Surgical performance when inserting non-locking screws – a systematic review

James Fletcher, Lisa Wenzel, Verena Neumann, R. Geoff Richards, Boyko Gueorguiev, Harinderjit Gill, Ezio Preatoni, Michael Whitehouse

Research output: Contribution to journalArticle

Abstract

• Billions of screws are inserted by surgeons each year, making them the most commonly inserted implant. When using non-locking screws, insertion technique is decided by the surgeon including how much to tighten each screw. This choice typically dictated by the surgeon’s experience, alongside subjective assessment of the screw and bone properties. The aim of this study is to assess, through a systematic review, the screw tightness and rate of material stripping produced by surgeons and the effect of different variables related to screw insertion.
• In studies measuring subjectively chosen tightness in comparison to the maximum tightness for the material, combined average tightness was 77.9±10.1% for cortical (n=1079) and 80.0±6.4% for cancellous screw insertions (n=431).
• An average of 26% of all inserted screws irreparably damage and strip the bone around their threads, reducing the pullout construct strength. Furthermore, awareness of bone stripping is very poor, meaning that screws must be considerably overtightened before a surgeon will typically detect it.
• There is great variation between individual surgeons' abilities to optimally insert screws, with some surgeons stripping in more than 90% of samples and others hardly ever. No consistent associations are seen with experience nor bone density and optimal screw insertion.
• The optimum tightness for screws remains unknown, thus subjectively chosen screw tightness, which varies greatly, remains without an established target to generate the best possible construct for any given situation. Work is needed to establish these targets, and to develop methods to accurately and repeatably achieve them.
Original languageEnglish
JournalEFORT Open Reviews
Publication statusAccepted/In press - 1 Aug 2019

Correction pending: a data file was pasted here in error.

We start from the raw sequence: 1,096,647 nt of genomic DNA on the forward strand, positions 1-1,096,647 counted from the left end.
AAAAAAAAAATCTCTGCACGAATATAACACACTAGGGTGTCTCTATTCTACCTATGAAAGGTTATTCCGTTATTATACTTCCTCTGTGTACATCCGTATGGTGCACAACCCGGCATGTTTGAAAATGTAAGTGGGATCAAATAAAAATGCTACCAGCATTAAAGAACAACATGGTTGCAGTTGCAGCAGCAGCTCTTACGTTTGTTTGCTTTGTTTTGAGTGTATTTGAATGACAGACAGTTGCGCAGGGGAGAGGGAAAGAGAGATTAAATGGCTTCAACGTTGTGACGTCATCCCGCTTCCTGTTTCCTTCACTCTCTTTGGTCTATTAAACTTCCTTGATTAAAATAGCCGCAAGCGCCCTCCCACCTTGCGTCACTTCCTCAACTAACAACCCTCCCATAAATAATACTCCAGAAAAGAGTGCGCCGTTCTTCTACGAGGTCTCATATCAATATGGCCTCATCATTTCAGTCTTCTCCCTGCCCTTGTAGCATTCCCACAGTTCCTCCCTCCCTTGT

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Bone Screws
Bone and Bones
Surgeons
Bone Density

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Fletcher, J., Wenzel, L., Neumann, V., Richards, R. G., Gueorguiev, B., Gill, H., ... Whitehouse, M. (Accepted/In press). Surgical performance when inserting non-locking screws – a systematic review. EFORT Open Reviews.

Surgical performance when inserting non-locking screws – a systematic review. / Fletcher, James; Wenzel, Lisa; Neumann, Verena; Richards, R. Geoff; Gueorguiev, Boyko; Gill, Harinderjit; Preatoni, Ezio; Whitehouse, Michael.

In: EFORT Open Reviews, 01.08.2019.

Research output: Contribution to journalArticle

Fletcher, James ; Wenzel, Lisa ; Neumann, Verena ; Richards, R. Geoff ; Gueorguiev, Boyko ; Gill, Harinderjit ; Preatoni, Ezio ; Whitehouse, Michael. / Surgical performance when inserting non-locking screws – a systematic review. In: EFORT Open Reviews. 2019.
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AB - • Billions of screws are inserted by surgeons each year, making them the most commonly inserted implant. When using non-locking screws, insertion technique is decided by the surgeon including how much to tighten each screw. This choice typically dictated by the surgeon’s experience, alongside subjective assessment of the screw and bone properties. The aim of this study is to assess, through a systematic review, the screw tightness and rate of material stripping produced by surgeons and the effect of different variables related to screw insertion. • In studies measuring subjectively chosen tightness in comparison to the maximum tightness for the material, combined average tightness was 77.9±10.1% for cortical (n=1079) and 80.0±6.4% for cancellous screw insertions (n=431).• An average of 26% of all inserted screws irreparably damage and strip the bone around their threads, reducing the pullout construct strength. Furthermore, awareness of bone stripping is very poor, meaning that screws must be considerably overtightened before a surgeon will typically detect it.• There is great variation between individual surgeons' abilities to optimally insert screws, with some surgeons stripping in more than 90% of samples and others hardly ever. No consistent associations are seen with experience nor bone density and optimal screw insertion.• The optimum tightness for screws remains unknown, thus subjectively chosen screw tightness, which varies greatly, remains without an established target to generate the best possible construct for any given situation. Work is needed to establish these targets, and to develop methods to accurately and repeatably achieve them.

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